Wow! That's a tough spot you're in. Sanding veneers back to almost bare wood is crazy hard. A little too much pressure andů not good. What does she expect you to do? You'll have to tape off the ribbon and tone/airbrush some green tinted dye solution? Because that's the only way to get there. I think you need to have a serious talk with your client. If she was looking for contrast, she should have specified in the beginning and you could've used a different species of wood or done the tinting then. If you aren't super talented (fine artist like) with the toning you could end up with some expensive firewood.

From contributor O:
She could be looking for a "discount." You will be better off giving her back a (small) portion and letting her whine that she'll accept it even though she doesn't like it. Cut your losses so to speak. Whatever you take back on it will pale in comparison to the time and effort you spend trying to please her. There's a good possibility whatever you try to do toning wise won't be good enough. If you're determined to get it right, strip it and start over. Anything else may lead to that anyway.

From the original questioner:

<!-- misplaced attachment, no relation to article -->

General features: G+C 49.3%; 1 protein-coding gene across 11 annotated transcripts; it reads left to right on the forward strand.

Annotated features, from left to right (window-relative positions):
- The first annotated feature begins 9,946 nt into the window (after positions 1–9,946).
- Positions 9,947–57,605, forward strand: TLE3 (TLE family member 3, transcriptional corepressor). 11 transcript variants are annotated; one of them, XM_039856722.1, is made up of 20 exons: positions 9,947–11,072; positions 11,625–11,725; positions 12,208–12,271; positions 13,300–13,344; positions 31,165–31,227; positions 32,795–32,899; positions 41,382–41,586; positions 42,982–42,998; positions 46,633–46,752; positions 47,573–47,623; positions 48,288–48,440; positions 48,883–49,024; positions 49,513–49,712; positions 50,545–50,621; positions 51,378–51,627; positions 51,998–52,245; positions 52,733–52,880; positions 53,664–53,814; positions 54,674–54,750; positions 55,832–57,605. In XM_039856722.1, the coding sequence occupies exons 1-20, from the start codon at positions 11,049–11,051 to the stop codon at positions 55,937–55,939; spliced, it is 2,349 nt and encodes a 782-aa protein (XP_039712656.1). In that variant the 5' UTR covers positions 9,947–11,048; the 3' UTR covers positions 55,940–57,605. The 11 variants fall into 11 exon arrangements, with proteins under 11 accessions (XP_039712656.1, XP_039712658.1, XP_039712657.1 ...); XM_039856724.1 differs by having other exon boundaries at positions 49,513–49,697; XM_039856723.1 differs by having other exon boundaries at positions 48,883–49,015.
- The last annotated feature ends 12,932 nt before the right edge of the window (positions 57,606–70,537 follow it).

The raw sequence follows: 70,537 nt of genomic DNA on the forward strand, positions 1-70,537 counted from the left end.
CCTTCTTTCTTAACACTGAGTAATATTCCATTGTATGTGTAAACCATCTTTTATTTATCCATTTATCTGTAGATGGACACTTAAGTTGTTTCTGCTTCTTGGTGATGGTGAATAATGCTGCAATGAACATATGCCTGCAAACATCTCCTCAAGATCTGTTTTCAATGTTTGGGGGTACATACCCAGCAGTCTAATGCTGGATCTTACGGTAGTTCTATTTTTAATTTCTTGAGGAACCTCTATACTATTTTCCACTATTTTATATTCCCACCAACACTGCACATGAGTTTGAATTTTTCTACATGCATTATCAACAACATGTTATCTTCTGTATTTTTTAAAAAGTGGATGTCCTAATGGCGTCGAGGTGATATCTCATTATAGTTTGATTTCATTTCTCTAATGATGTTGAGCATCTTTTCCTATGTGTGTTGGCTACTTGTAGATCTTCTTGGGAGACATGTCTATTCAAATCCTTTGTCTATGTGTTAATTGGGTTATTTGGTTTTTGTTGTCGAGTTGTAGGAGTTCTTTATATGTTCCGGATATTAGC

You are right. I do get the feeling that whatever I do won't please her. It may well be worth eating the balance on the job and letting it become someone else's nightmare.

From contributor R:
So far, I like the advice to try a number of different bulbs, but I think compact fluorescent bulbs might give you what you want. I know they take the red out of my maroon towels and they look brown.

From contributor I:
Make a sample from a piece of scrap of the same wood and finish like the table. Tape off half the sample so no light can get through. Put the uncovered section where the sun can hit it for a few days and see how much it darkens and what color it becomes. With a little luck you may be able to get away with doing nothing more than letting them wait for nature to take her course.

From contributor D: